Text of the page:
Towards curbing inflation

Safeya Mounir , Wednesday 28 Sep 2022

The Central Bank of Egypt’s recent decision to maintain key interest rates and raise the reserve ratio is part of a strategy to lower inflation and support growth.

Towards curbing inflation
Towards curbing inflation


The Central Bank of Egypt’s (CBE) Monetary Policy Committee (MPC) defied expectations on 22 September when it maintained key interest rates at 11.25 per cent for overnight deposits and 12.25 per cent for lending.

There had earlier been forecasts that the MPC would raise interest rates in an attempt to put the brakes on surging inflation. However, the CBE did increase its reserve requirement for all banks to 18 per cent from the current 14 per cent.

Raising the reserve ratio — the money that banks must put aside and not invest — is an effective tool for monetary tightening that helps to withdraw excess liquidity or reduce the money supply, said Radwa Al-Sweify, head of research at Pharos Holding.

Raising the ratio is a faster and more effective tool in tightening financial conditions, and it does not have the same negative repercussions on the economy as increasing interest rates, she said. The effects of raising interest rates can take six months to be visible in the market, while it also has negative effects on growth and the budget deficit.

Investors need low interest rates in order to borrow cheaply to expand their businesses, she explained.

The CBE estimates that the excess liquidity in the banking system stands at LE600 billion. The four per cent increase in the required reserve is expected to help withdraw LE140 to LE150 billion of this.

The same method was applied in October 2017 when the CBE raised the required reserve from 10 per cent to 14 per cent.

The MPC decision in maintaining interest rates “is logical in the light of the rising prices of commodities worldwide and the current pressures on the state budget, coupled with the government’s desire to support economic growth,” Al-Sweify said.

The CBE said in a statement that it is committed to attaining lower, stable inflation rates in the medium term, a key requirement to achieving sustainable growth. “The current key rates coupled with the increased required reserve ratio are consistent with achieving price stability over the medium term,” a CBE press release said.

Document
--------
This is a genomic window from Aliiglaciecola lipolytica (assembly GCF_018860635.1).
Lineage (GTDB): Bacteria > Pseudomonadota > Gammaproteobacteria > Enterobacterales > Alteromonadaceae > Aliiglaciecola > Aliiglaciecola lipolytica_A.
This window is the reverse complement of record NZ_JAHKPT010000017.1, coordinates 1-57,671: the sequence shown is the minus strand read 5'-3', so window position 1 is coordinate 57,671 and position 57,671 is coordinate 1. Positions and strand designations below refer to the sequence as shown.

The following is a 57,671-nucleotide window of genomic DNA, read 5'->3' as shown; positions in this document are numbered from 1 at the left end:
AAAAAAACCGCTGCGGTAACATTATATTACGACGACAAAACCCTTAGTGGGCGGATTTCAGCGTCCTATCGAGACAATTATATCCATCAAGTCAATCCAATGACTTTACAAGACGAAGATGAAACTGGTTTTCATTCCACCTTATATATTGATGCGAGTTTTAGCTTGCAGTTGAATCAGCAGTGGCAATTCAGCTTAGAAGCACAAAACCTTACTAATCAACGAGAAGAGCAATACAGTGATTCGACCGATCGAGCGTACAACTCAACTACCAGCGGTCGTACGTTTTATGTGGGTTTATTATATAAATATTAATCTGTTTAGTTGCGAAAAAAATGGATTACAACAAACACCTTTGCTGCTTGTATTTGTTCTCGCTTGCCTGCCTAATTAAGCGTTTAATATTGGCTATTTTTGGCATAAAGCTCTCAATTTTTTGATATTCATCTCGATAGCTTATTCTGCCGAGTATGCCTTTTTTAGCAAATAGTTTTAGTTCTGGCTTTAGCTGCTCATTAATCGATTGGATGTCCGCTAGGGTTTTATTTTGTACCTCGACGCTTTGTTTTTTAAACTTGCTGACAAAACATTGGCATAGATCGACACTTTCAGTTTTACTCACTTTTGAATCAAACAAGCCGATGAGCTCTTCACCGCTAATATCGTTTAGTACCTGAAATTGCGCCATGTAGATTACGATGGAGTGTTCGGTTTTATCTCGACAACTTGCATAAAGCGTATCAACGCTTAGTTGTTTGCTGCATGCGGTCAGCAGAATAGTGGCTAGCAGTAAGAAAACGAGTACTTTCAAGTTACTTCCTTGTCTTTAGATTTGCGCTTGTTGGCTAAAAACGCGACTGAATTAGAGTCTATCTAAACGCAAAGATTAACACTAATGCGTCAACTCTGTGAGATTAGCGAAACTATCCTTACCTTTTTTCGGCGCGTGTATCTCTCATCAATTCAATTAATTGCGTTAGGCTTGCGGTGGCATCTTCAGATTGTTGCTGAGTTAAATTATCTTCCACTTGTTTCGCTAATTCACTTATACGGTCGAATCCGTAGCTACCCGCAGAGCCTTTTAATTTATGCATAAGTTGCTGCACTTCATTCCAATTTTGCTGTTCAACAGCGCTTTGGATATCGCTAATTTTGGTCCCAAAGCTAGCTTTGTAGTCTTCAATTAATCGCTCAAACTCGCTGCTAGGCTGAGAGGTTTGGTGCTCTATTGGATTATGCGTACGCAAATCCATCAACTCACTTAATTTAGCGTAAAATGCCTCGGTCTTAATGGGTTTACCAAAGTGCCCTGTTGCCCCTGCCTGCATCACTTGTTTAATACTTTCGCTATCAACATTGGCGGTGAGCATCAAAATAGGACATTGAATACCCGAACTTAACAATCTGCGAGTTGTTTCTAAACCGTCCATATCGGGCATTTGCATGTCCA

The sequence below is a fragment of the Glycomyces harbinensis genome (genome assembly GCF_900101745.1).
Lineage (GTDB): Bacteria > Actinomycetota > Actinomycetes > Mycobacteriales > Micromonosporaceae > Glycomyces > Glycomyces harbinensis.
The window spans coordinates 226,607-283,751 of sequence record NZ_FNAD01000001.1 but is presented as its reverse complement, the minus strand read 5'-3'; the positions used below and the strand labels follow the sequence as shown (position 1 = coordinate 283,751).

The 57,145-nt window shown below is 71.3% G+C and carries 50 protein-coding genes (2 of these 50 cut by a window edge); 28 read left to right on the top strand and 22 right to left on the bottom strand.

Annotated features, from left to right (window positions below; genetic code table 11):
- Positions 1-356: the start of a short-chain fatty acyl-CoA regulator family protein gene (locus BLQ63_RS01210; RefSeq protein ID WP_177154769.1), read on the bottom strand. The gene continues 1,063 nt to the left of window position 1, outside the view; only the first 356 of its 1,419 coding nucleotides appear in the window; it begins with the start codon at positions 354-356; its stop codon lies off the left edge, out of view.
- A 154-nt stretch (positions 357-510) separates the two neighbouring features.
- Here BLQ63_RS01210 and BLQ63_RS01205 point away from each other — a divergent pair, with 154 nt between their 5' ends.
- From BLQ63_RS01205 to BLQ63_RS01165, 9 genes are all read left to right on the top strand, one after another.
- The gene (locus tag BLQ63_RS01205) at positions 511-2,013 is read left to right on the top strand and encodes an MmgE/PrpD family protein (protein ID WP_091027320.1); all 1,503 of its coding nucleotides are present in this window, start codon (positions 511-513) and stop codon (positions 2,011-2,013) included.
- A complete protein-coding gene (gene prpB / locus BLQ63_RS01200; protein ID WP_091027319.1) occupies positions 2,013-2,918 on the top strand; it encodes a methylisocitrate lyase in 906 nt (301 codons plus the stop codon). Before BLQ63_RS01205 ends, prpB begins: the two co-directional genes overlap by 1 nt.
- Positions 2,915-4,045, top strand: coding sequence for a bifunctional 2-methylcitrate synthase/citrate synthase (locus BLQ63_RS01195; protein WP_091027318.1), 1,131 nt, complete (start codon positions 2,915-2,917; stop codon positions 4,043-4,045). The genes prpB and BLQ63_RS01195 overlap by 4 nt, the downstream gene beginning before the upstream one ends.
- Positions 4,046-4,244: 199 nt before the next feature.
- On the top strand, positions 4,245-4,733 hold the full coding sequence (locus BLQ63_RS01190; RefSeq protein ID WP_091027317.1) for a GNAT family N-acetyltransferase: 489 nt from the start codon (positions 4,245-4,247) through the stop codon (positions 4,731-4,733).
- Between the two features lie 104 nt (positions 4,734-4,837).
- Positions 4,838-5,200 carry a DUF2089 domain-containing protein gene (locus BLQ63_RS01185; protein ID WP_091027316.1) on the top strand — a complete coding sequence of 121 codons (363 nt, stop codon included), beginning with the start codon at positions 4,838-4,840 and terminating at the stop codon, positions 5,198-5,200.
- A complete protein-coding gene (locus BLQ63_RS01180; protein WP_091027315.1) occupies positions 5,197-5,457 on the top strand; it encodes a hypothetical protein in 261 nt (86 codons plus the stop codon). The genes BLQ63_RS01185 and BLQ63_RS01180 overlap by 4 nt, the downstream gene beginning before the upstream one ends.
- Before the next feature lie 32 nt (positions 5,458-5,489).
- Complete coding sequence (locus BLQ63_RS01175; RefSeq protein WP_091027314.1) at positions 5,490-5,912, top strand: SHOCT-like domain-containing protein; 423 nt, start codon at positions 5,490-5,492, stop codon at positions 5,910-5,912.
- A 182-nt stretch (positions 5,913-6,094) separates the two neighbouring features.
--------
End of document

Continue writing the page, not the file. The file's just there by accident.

“The elevated annual headline inflation rate will continue to be temporarily tolerated above the CBE’s pre-announced target of seven per cent (± two percentage points) on average in the fourth quarter of 2022,” the CBE said.

Annual urban inflation rose to 14.6 per cent in August, up from 13.6 per cent in July, reported the CBE. Annual headline inflation also reached 16.7 per cent in August, up from 15.6 per cent in July. The rate is calculated excluding the prices of fresh vegetables and fruit and electricity and energy sources.

Al-Sweify expects inflation to reach its peak in the fourth quarter of 2022 before cooling down in April 2023 and settling in the CBE’s targeted range in the second half of 2023.

Increasing interest rates by one per cent adds LE60 billion to the state budget, economic expert Hani Tawfik was quoted as saying. This is because higher interest rates translate into an increase in the bill the government has to pay investors in government bonds and treasury bills.

They increase the burden of debt-servicing on the government, CEO of Zilla Capital Wael Ziyada said. In the meantime, increasing interest rates will not be useful in attracting back foreign investors to Egypt’s carry trade. Some $20 billion formerly invested in Egypt’s debt market has fled the country since the beginning of the year.

Al-Sweify said the larger reserve requirement means that the banks will not be investing so much of their funds in treasury bills or lending them out, and this will affect profits.

To compensate for the loss of returns, the banks are likely to lower the interest rates they pay on deposits. However, that option may be difficult to implement due to the ongoing competition between the public and private-sector banks for depositors.

In the fourth quarter of 2017, when the CBE again raised the required reserve ratio, the banks slightly lowered the interest rates they pay on deposits. As a result, they saw less profitability for the fourth quarter of 2017 and the first quarter of 2018, Al-Sweify noted.

*A version of this article appears in print in the 29 September, 2022 edition of Al-Ahram Weekly.

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